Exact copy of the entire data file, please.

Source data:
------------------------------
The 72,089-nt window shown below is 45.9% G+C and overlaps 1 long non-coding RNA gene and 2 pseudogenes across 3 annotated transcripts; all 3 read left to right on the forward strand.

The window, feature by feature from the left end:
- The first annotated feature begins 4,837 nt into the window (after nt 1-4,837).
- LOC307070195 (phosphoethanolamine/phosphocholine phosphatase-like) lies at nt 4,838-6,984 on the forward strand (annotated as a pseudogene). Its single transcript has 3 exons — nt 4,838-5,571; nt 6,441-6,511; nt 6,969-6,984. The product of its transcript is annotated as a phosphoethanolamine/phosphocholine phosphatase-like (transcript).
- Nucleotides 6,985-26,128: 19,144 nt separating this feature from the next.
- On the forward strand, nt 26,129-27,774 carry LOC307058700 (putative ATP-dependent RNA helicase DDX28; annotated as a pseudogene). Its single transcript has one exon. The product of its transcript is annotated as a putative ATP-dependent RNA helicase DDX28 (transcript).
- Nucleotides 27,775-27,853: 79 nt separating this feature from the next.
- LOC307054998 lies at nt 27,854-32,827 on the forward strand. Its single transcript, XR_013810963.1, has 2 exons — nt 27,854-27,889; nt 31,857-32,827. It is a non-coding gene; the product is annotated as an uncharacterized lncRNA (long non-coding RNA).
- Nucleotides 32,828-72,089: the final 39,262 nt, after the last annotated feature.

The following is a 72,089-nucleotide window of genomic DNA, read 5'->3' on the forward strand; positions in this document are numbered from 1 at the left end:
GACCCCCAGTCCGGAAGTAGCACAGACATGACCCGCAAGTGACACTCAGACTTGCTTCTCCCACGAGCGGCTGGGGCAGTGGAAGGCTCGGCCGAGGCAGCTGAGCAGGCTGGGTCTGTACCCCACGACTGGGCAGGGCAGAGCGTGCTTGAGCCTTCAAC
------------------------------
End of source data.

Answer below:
The 72,089-nt window shown below is 45.9% G+C and overlaps 1 long non-coding RNA gene and 2 pseudogenes across 3 annotated transcripts; all 3 read left to right on the forward strand.

The window, feature by feature from the left end:
- The first annotated feature begins 4,837 nt into the window (after nt 1-4,837).
- LOC307070195 (phosphoethanolamine/phosphocholine phosphatase-like) lies at nt 4,838-6,984 on the forward strand (annotated as a pseudogene). Its single transcript has 3 exons — nt 4,838-5,571; nt 6,441-6,511; nt 6,969-6,984. The product of its transcript is annotated as a phosphoethanolamine/phosphocholine phosphatase-like (transcript).
- Nucleotides 6,985-26,128: 19,144 nt separating this feature from the next.
- On the forward strand, nt 26,129-27,774 carry LOC307058700 (putative ATP-dependent RNA helicase DDX28; annotated as a pseudogene). Its single transcript has one exon. The product of its transcript is annotated as a putative ATP-dependent RNA helicase DDX28 (transcript).
- Nucleotides 27,775-27,853: 79 nt separating this feature from the next.
- LOC307054998 lies at nt 27,854-32,827 on the forward strand. Its single transcript, XR_013810963.1, has 2 exons — nt 27,854-27,889; nt 31,857-32,827. It is a non-coding gene; the product is annotated as an uncharacterized lncRNA (long non-coding RNA).
- Nucleotides 32,828-72,089: the final 39,262 nt, after the last annotated feature.

The following is a 72,089-nucleotide window of genomic DNA, read 5'->3' on the forward strand; positions in this document are numbered from 1 at the left end:
GACCCCCAGTCCGGAAGTAGCACAGACATGACCCGCAAGTGACACTCAGACTTGCTTCTCCCACGAGCGGCTGGGGCAGTGGAAGGCTCGGCCGAGGCAGCTGAGCAGGCTGGGTCTGTACCCCACGACTGGGCAGGGCAGAGCGTGCTTGAGCCTTCAAC